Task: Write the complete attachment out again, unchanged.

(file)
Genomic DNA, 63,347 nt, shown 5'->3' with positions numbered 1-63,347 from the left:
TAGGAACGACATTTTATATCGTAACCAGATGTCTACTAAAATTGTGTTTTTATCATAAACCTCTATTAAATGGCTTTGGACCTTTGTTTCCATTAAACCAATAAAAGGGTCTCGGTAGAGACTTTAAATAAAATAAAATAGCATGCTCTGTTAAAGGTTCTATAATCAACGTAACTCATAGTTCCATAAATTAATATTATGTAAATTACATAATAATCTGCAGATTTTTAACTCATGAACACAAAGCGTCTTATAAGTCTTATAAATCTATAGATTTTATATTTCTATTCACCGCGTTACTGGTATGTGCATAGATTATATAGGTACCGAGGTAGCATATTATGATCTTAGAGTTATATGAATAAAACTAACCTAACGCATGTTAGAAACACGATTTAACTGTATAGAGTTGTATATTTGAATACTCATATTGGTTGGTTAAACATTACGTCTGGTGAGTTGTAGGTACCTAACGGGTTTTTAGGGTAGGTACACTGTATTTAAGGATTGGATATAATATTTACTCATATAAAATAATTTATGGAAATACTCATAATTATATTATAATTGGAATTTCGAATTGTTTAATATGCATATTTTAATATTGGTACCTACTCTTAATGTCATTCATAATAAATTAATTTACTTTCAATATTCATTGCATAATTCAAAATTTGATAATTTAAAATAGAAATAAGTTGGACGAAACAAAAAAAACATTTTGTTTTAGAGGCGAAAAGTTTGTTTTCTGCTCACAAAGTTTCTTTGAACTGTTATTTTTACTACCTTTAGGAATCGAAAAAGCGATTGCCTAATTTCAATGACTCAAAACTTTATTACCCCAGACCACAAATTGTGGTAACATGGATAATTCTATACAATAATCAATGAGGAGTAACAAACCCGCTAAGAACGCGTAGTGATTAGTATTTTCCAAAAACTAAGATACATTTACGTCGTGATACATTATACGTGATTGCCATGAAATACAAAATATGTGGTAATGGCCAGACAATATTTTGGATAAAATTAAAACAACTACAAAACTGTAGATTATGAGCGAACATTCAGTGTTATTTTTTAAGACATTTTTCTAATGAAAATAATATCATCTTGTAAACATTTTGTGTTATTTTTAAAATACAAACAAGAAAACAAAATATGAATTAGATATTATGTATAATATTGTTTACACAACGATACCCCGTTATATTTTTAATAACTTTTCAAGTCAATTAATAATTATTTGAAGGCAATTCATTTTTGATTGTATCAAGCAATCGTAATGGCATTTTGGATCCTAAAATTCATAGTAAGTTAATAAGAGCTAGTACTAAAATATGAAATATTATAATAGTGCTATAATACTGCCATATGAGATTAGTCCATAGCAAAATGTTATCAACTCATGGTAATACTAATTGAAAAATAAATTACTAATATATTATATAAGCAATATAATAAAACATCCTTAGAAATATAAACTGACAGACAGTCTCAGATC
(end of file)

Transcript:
Genomic DNA, 63,347 nt, shown 5'->3' with positions numbered 1-63,347 from the left:
TAGGAACGACATTTTATATCGTAACCAGATGTCTACTAAAATTGTGTTTTTATCATAAACCTCTATTAAATGGCTTTGGACCTTTGTTTCCATTAAACCAATAAAAGGGTCTCGGTAGAGACTTTAAATAAAATAAAATAGCATGCTCTGTTAAAGGTTCTATAATCAACGTAACTCATAGTTCCATAAATTAATATTATGTAAATTACATAATAATCTGCAGATTTTTAACTCATGAACACAAAGCGTCTTATAAGTCTTATAAATCTATAGATTTTATATTTCTATTCACCGCGTTACTGGTATGTGCATAGATTATATAGGTACCGAGGTAGCATATTATGATCTTAGAGTTATATGAATAAAACTAACCTAACGCATGTTAGAAACACGATTTAACTGTATAGAGTTGTATATTTGAATACTCATATTGGTTGGTTAAACATTACGTCTGGTGAGTTGTAGGTACCTAACGGGTTTTTAGGGTAGGTACACTGTATTTAAGGATTGGATATAATATTTACTCATATAAAATAATTTATGGAAATACTCATAATTATATTATAATTGGAATTTCGAATTGTTTAATATGCATATTTTAATATTGGTACCTACTCTTAATGTCATTCATAATAAATTAATTTACTTTCAATATTCATTGCATAATTCAAAATTTGATAATTTAAAATAGAAATAAGTTGGACGAAACAAAAAAAACATTTTGTTTTAGAGGCGAAAAGTTTGTTTTCTGCTCACAAAGTTTCTTTGAACTGTTATTTTTACTACCTTTAGGAATCGAAAAAGCGATTGCCTAATTTCAATGACTCAAAACTTTATTACCCCAGACCACAAATTGTGGTAACATGGATAATTCTATACAATAATCAATGAGGAGTAACAAACCCGCTAAGAACGCGTAGTGATTAGTATTTTCCAAAAACTAAGATACATTTACGTCGTGATACATTATACGTGATTGCCATGAAATACAAAATATGTGGTAATGGCCAGACAATATTTTGGATAAAATTAAAACAACTACAAAACTGTAGATTATGAGCGAACATTCAGTGTTATTTTTTAAGACATTTTTCTAATGAAAATAATATCATCTTGTAAACATTTTGTGTTATTTTTAAAATACAAACAAGAAAACAAAATATGAATTAGATATTATGTATAATATTGTTTACACAACGATACCCCGTTATATTTTTAATAACTTTTCAAGTCAATTAATAATTATTTGAAGGCAATTCATTTTTGATTGTATCAAGCAATCGTAATGGCATTTTGGATCCTAAAATTCATAGTAAGTTAATAAGAGCTAGTACTAAAATATGAAATATTATAATAGTGCTATAATACTGCCATATGAGATTAGTCCATAGCAAAATGTTATCAACTCATGGTAATACTAATTGAAAAATAAATTACTAATATATTATATAAGCAATATAATAAAACATCCTTAGAAATATAAACTGACAGACAGTCTCAGATC